“The reason we got him because a lot of clubs and organisations were chasing him is that he knows the rich history that Harlequins have and there is a great story and identity there. It’s still a work in progress. He is well past the halfway point and it will probably wrap up the end of February.

“It’s about underpinning everything we do with a deep sense of purpose and identity which falls into all our decision making around what type of people we need to make our environment thrive, what type of recruitment links into that, what is our playing identity and who are our tribe?

“He talks a lot about who do we represent? A lot of clubs just flow along. We kind of know the answers to these things but he is working with the owners to get the structure and it will outlast all of us and will certainly help all the staff and all the playing group attach to something bigger than what we have got now because we all believe Quins have something pretty strong to attach to.

“There has been some brilliant coaches and a lot of hard work, sweat and tears and it goes way back than two years (when Gustard joined). A lot of clubs fall into this, they win a championship in 2012 and it wasn’t sustainable, and what about the 40 years before that?

“This is a way to give us a real anchor and foundation into what we do that will just add another element. It’s definitely something the exec group and the owners saw as a gap and it kind of started talking to Owen about this and they saw it as a pretty important piece of the jigsaw. Not the whole solution but definitely something that will assist all of us going forward.

“It’s not just the rugby stuff, it’s the whole business and aligning everything from what we do in the sports psychology area, what are we doing in the pathway, what is best in class in academies across the world?

“He’s got that many touchpoints with global best in class from sports psychology to pathways to what is our coaching approach to facilities and how we link that to our identity so it is much broader piece than, ‘Hey, how we are going to play rugby and how we are going to win it?’ It’s commercially and the tribe and being in London in a big city.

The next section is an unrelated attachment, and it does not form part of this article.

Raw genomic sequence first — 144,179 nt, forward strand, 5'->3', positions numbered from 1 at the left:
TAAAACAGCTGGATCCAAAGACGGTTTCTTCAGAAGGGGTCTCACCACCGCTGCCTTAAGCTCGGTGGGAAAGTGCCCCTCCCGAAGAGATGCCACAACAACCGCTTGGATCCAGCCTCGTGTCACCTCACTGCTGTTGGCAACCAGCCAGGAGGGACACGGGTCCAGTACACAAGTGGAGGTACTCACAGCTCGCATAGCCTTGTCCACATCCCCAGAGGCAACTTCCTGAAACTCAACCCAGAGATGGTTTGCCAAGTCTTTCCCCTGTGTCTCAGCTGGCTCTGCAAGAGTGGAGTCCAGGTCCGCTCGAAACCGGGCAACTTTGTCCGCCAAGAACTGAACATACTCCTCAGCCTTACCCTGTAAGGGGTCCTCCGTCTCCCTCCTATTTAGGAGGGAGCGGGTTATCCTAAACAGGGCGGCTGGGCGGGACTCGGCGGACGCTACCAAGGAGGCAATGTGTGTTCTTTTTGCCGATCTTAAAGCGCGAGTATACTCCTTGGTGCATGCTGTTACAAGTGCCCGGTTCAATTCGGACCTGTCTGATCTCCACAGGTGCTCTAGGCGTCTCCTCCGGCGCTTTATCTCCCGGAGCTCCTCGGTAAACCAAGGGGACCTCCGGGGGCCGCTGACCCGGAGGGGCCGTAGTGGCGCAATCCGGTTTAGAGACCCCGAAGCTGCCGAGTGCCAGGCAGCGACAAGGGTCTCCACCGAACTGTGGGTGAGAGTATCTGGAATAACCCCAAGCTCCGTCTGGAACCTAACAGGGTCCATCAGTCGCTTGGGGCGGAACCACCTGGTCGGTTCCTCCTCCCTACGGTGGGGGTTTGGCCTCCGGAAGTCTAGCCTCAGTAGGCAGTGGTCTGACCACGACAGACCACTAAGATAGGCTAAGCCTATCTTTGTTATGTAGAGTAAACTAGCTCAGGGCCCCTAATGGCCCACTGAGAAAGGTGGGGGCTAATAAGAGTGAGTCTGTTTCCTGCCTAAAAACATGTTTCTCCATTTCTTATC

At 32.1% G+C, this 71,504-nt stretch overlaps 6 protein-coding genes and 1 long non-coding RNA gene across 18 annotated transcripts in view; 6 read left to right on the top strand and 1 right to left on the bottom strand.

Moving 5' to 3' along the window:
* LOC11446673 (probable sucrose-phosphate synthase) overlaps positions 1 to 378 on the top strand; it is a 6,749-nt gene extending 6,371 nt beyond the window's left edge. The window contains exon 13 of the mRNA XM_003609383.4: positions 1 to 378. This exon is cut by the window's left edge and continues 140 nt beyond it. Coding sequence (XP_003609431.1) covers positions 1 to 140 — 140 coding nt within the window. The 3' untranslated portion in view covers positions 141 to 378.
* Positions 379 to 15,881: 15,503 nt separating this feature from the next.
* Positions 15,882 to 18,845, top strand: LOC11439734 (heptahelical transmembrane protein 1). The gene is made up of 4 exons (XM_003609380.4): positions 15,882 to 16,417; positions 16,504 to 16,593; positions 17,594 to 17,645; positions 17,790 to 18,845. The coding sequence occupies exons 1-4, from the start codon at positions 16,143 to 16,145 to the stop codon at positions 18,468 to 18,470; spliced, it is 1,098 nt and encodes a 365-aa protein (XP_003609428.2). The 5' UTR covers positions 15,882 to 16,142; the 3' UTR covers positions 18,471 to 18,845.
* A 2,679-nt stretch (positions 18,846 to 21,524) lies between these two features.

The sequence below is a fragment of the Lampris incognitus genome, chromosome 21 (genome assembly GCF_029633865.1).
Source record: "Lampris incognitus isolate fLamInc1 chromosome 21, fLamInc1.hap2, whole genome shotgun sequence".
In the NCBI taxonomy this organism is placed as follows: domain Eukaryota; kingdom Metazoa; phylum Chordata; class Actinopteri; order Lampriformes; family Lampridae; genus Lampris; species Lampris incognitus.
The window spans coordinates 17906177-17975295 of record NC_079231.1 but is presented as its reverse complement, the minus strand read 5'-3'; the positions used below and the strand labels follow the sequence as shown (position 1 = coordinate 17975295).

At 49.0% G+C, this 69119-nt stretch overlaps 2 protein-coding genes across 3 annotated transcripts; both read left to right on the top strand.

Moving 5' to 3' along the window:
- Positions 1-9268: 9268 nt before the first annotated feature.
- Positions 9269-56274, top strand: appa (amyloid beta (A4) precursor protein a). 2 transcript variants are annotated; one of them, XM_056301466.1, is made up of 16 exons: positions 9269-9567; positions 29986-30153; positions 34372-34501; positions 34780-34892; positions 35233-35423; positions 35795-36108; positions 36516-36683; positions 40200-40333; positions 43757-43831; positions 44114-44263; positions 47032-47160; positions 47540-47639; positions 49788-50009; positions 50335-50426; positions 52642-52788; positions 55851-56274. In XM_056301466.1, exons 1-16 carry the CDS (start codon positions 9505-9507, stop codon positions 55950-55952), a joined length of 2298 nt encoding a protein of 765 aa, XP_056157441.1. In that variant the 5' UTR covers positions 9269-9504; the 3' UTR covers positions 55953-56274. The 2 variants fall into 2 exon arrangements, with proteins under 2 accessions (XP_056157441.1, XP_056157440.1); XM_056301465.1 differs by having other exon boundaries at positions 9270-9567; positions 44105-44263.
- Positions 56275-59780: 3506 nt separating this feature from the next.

“I have only ever been with Cardiff and Connacht, who are very easy to identify who your tribe are because you walk down Shop Street and you know every publican, everyone knows you. Same with Cardiff, you have got the valleys and the city.

“In this big space (of London), it has been really interesting talking to him about narrowing that down. It’s a lot broader than, ‘Hey, how are we going to win rugby games?’ It’s the whole performance piece and business side linked to it.”

Adamant that Eastwood’s review had nothing to do with Gustard quitting, Millard added that Harlequins will wait until the performance culture expert files his report before getting stuck into the task of finding a new director of rugby.

“We have certainly had a lot of interest (about succeeding Gustard) but it’s about taking a deep breath and soaking up around this Owen piece. The way he describes it as well, he is not doing it for us, he is doing it with us. He kind of sketches it and we colour it in.

“Once that is done we will sit down. I’ll have some involvement I guess as some players might, but the whole process of that, we haven’t sat down and factored that out yet apart from let’s keep circling with Owen and see how that finishes and then we will have those discussions.

“He will probably talk about the type of environment. He already does about what he thinks needs to be in place for high performance to thrive, the type of people that you need within it. You need a balance of people in it, you can’t just have the one type of person.

“But yeah, I presume that he will have some ideas as our owners do, as our CEO does, as our leadership group would do, the type of person that we feel (is needed). I have been through this exact scenario before with Cardiff Blues when the great Mark Hammett got moved on.

“Warren Gatland and I did this process to bring in Danny Wilson. At the time Danny was probably the less-known person we interviewed but he was the right fit for that group for a whole lot of reasons and it worked. They won that game down in Bilbao and a lot of guys went on to play for Wales under Danny. It’s that type of process. We just need to spend our time getting it right.”

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'Performance culture expert' reviewing Gustard-less Harlequins and will report to the board next month